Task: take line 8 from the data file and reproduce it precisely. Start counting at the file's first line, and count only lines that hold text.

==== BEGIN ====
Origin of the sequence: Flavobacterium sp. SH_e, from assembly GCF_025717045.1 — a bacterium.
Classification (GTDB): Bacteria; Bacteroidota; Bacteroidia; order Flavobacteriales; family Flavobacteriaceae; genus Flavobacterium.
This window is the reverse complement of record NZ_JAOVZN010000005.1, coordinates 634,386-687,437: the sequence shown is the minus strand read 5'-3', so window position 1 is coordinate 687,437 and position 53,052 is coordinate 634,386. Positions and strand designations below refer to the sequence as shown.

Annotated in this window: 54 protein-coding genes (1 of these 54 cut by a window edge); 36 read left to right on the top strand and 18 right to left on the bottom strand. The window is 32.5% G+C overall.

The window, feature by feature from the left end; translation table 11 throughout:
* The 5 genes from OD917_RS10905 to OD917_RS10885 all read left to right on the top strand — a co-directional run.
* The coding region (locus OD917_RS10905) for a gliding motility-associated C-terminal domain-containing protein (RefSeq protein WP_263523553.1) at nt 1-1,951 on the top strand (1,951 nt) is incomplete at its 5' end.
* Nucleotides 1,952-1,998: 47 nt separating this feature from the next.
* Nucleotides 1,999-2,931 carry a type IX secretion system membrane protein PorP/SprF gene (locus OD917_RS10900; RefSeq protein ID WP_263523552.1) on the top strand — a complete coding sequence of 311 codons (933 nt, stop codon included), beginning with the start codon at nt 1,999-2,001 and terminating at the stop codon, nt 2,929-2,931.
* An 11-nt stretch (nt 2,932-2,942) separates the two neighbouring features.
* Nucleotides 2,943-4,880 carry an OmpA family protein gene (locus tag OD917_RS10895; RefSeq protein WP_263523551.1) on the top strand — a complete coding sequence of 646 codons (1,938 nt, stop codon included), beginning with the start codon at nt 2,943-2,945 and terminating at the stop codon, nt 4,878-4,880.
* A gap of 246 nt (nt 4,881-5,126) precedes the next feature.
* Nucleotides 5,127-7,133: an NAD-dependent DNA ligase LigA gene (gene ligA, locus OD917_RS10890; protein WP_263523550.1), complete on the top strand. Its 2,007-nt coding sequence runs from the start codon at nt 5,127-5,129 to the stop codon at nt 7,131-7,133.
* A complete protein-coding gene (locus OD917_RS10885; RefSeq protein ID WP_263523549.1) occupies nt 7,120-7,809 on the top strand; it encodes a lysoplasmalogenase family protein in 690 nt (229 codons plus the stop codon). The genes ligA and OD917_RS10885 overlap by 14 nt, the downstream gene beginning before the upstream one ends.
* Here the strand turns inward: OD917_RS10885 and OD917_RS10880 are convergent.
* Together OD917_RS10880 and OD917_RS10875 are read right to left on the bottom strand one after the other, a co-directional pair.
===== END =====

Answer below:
* Nucleotides 1,952-1,998: 47 nt separating this feature from the next.